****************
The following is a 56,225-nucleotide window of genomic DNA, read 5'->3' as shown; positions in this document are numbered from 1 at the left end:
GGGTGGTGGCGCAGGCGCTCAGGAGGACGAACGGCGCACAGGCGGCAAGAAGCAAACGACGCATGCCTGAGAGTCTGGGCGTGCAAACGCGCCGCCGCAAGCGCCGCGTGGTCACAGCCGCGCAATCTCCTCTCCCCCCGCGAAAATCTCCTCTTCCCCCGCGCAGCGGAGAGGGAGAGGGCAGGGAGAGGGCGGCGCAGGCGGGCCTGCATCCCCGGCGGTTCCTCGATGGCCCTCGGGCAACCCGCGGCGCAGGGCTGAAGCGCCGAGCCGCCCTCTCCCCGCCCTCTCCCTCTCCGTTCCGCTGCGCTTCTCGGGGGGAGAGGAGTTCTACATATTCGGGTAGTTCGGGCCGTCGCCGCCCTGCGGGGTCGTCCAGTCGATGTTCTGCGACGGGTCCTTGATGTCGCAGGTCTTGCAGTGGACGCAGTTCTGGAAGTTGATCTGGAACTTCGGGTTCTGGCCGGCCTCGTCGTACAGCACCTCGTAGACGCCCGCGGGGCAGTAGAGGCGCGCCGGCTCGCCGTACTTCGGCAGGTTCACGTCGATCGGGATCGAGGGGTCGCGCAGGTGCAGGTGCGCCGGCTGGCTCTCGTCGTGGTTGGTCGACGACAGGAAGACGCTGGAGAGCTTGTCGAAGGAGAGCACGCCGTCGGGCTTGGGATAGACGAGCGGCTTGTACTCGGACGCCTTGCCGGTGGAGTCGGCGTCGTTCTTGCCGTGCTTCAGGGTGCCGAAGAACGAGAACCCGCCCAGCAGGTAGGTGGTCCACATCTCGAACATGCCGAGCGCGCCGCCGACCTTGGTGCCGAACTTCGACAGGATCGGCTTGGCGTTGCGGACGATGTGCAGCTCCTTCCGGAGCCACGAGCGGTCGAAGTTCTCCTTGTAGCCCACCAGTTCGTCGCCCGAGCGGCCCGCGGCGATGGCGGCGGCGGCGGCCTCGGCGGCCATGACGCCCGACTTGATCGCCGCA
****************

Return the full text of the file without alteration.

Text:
The following is a 56,225-nucleotide window of genomic DNA, read 5'->3' as shown; positions in this document are numbered from 1 at the left end:
GGGTGGTGGCGCAGGCGCTCAGGAGGACGAACGGCGCACAGGCGGCAAGAAGCAAACGACGCATGCCTGAGAGTCTGGGCGTGCAAACGCGCCGCCGCAAGCGCCGCGTGGTCACAGCCGCGCAATCTCCTCTCCCCCCGCGAAAATCTCCTCTTCCCCCGCGCAGCGGAGAGGGAGAGGGCAGGGAGAGGGCGGCGCAGGCGGGCCTGCATCCCCGGCGGTTCCTCGATGGCCCTCGGGCAACCCGCGGCGCAGGGCTGAAGCGCCGAGCCGCCCTCTCCCCGCCCTCTCCCTCTCCGTTCCGCTGCGCTTCTCGGGGGGAGAGGAGTTCTACATATTCGGGTAGTTCGGGCCGTCGCCGCCCTGCGGGGTCGTCCAGTCGATGTTCTGCGACGGGTCCTTGATGTCGCAGGTCTTGCAGTGGACGCAGTTCTGGAAGTTGATCTGGAACTTCGGGTTCTGGCCGGCCTCGTCGTACAGCACCTCGTAGACGCCCGCGGGGCAGTAGAGGCGCGCCGGCTCGCCGTACTTCGGCAGGTTCACGTCGATCGGGATCGAGGGGTCGCGCAGGTGCAGGTGCGCCGGCTGGCTCTCGTCGTGGTTGGTCGACGACAGGAAGACGCTGGAGAGCTTGTCGAAGGAGAGCACGCCGTCGGGCTTGGGATAGACGAGCGGCTTGTACTCGGACGCCTTGCCGGTGGAGTCGGCGTCGTTCTTGCCGTGCTTCAGGGTGCCGAAGAACGAGAACCCGCCCAGCAGGTAGGTGGTCCACATCTCGAACATGCCGAGCGCGCCGCCGACCTTGGTGCCGAACTTCGACAGGATCGGCTTGGCGTTGCGGACGATGTGCAGCTCCTTCCGGAGCCACGAGCGGTCGAAGTTCTCCTTGTAGCCCACCAGTTCGTCGCCCGAGCGGCCCGCGGCGATGGCGGCGGCGGCGGCCTCGGCGGCCATGACGCCCGACTTGATCGCCGCA